I need your help with NaNoWriMo this year. In case you didn’t know (because you’re not a nerdy writer) NaNoWriMo stands for National Novel Writing Month which is in November. It’s a time for celebrating one of the most beloved forms of writing in America and also a time of self-flagellation. Because hidden behind the guise of frivolity is the dark underbelly of NaNoWriMo where some crazy writers attempt to write at least 1,000 words a day, with the hopes that at the end of the month they’ll have enough material for a novel. I’ve always thought that seemed damn near impossible and I laughed and pointed at my friends who attempted the month-long challenge. Meanwhile, for several years during and after graduate school I dubbed November WriPoEvDay or Write a Poem Every Day and took a crack at my own personal torture. April is actually National Poetry Month, but I think poems are better suited to the long nights of November. I did some soul searching and I came to the conclusion that I have no desire to write a novel but I also contain within me the equal lack of desire to write poems. Instead I’d like to write small bits of nonfiction — 150 words per day. And this is where you come in. Continue reading
I wanted to write some long piece about Gone Girl and how much I loved the movie, and how it stayed true to the book while also being an entertaining film, and also something about how much I relate to Amy Dunne, which I know is a strange (and honestly, scary) thing to say about a woman like her, but I really do feel a kinship with her and all women who have been cool girls until they couldn’t be cool girls any more, because haven’t we all tried to be the people others wanted us to be only to fail and disappoint them anyway?
I wanted to say powerful things about societal expectations of women, and blah, blah, fucking blah. Imagine I did express my opinion with such profound ideas, you stopped reading right here to look around seeing the world for the first time. Imagine, I didn’t, because that’s closer to the truth. Amy Dunne, you dark, cynical bitch: I understand you and I love you still. I love myself, too.
And Gillian Flynn, I love you, too. You said the words that live inside so many of us without flinching. Thank you for being willing to put both hands in the muck, to raise the truth up to the light and show us exactly what lives below the surface.
A few days ago, I stumbled upon a nature trail in my own backyard. My dog, Kokanee, hadn’t been on a long walk in a few weeks and I was feeling the guilt that many dog owners understand. We’d cross the street from my apartment complex to one of the north-end practice fields of Reed College, and reached the farthest point of our usual walk, when I decided to keep going. I’d seen students come up from this little gravel road and I assumed it was a shortcut from one side of campus to another. Midway down the rocky road, I noticed a trail off to the right. Curious, I led Kokanee down, and it wasn’t long before I found a sign that read, “Wildlife Habitat”. I got excited, but before I got too far, I thought about that fact that I didn’t have my phone and no one knew where I was. So, I led Kokanee back up the path to the gravel road and we headed home.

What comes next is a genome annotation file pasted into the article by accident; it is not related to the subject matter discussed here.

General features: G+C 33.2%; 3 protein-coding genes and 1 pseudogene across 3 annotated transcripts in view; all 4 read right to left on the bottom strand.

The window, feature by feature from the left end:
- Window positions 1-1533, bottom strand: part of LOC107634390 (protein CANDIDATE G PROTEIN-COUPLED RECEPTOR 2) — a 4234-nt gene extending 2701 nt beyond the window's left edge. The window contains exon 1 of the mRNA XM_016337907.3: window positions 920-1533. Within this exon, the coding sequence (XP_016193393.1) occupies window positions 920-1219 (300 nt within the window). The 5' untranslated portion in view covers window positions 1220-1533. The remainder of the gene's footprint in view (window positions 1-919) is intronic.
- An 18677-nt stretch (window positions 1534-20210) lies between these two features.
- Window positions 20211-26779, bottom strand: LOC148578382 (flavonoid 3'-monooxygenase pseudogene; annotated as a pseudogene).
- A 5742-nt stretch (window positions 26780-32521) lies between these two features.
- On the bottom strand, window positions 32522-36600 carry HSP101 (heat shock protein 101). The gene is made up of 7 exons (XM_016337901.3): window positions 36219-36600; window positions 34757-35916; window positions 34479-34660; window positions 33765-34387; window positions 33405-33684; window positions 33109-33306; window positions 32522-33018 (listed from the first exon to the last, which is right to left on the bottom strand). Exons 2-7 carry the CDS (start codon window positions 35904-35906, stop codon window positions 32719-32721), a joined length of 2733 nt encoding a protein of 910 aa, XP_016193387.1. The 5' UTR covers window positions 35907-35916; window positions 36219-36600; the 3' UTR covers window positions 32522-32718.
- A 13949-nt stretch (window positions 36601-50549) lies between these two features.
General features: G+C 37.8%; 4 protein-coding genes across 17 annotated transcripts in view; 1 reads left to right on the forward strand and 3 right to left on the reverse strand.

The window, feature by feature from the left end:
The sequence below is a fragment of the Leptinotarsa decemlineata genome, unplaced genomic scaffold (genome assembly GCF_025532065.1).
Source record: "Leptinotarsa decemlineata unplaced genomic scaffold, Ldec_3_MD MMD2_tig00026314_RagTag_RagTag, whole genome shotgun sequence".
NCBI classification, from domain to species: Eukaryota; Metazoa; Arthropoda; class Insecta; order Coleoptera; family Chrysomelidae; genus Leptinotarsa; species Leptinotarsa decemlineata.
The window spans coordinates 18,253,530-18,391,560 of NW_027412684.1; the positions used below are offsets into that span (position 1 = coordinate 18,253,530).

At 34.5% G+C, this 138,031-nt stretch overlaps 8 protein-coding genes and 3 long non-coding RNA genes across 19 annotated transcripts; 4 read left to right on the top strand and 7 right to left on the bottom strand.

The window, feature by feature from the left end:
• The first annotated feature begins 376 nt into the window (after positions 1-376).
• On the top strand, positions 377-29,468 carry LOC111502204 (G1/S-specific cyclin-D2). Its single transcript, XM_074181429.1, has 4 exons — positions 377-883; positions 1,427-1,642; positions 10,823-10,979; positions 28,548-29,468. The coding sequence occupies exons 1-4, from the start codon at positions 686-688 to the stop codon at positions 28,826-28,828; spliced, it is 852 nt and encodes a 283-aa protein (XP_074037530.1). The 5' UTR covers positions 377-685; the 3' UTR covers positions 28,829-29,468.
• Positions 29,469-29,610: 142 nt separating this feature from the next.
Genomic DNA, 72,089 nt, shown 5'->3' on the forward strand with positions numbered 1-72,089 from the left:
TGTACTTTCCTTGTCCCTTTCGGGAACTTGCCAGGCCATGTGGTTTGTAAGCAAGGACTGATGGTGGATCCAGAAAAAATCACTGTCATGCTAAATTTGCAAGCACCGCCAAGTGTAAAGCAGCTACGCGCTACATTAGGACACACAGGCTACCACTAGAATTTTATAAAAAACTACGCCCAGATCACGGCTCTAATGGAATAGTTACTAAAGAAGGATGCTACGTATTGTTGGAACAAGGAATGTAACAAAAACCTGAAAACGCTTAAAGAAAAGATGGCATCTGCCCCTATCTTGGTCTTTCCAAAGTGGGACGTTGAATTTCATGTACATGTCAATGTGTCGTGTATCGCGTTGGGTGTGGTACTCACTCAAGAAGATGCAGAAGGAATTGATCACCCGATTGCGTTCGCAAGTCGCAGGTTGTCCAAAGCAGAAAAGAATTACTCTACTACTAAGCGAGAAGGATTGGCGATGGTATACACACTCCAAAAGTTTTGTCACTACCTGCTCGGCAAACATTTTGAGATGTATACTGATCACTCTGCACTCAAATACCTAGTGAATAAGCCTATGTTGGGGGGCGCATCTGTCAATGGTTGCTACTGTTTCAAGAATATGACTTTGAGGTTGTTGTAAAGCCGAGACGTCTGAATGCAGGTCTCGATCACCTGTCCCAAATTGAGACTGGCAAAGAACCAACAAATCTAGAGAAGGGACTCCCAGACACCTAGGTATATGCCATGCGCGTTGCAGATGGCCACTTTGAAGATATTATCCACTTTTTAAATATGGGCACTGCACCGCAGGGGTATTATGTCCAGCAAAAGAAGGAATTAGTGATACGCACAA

Today, we went back. It started raining last night and has been coming and going all day. When I told friends I was moving to Portland, most of them were concerned about the rain and how I would deal with the long, grey winters. I’ll admit, I am still a little worried about it. But whenever I worry about something I try to come up with a plan with how to deal with the anxiety if, and when, it comes. I asked myself what my biggest concern was about the ran. And the thing I came back to the most was the fear of feeling cooped up. I tried to think about it logically. I told myself that just because it was raining, wasn’t a reason to not go out. In fact, when it was raining, I would force myself to do even more than I would do on a perfectly sunny day. In comparison, I would never willingly go on a hike in the rain in North Carolina and I’ve already experienced one kinda dangerous rainy hike in Washington. But if I had that attitude here, I’d never hike again.
In the experiment that has been “Monet & TJ Move to Portland” many discoveries have been made. The biggest and the most impactful has been how we’ve handled our subsistence on one income. We relocated here with $10,000 in combined savings, an amount that incredibly after just one month was gone. It was a month of beer and fine dining. It was a month of plenty. And if I could do it again, our rent would be paid two months in advance and we’d have some money in savings. But that’s easy to say now.
For me, the four months since I left my job at Elon has been the longest period of unemployment of my adult life. Now that I think about it, I’ve never left one job without having another lined up since I started working at my local grocery store as a teenager. I’ll admit that I enjoyed unemployment longer than I admitted to my closest friends. With all the time, I could read and write and overall be a lot less stressed. But I was raised to work and pull my weight, and it didn’t take long after reaching Portland that I began to feel like a burden to TJ. Continue reading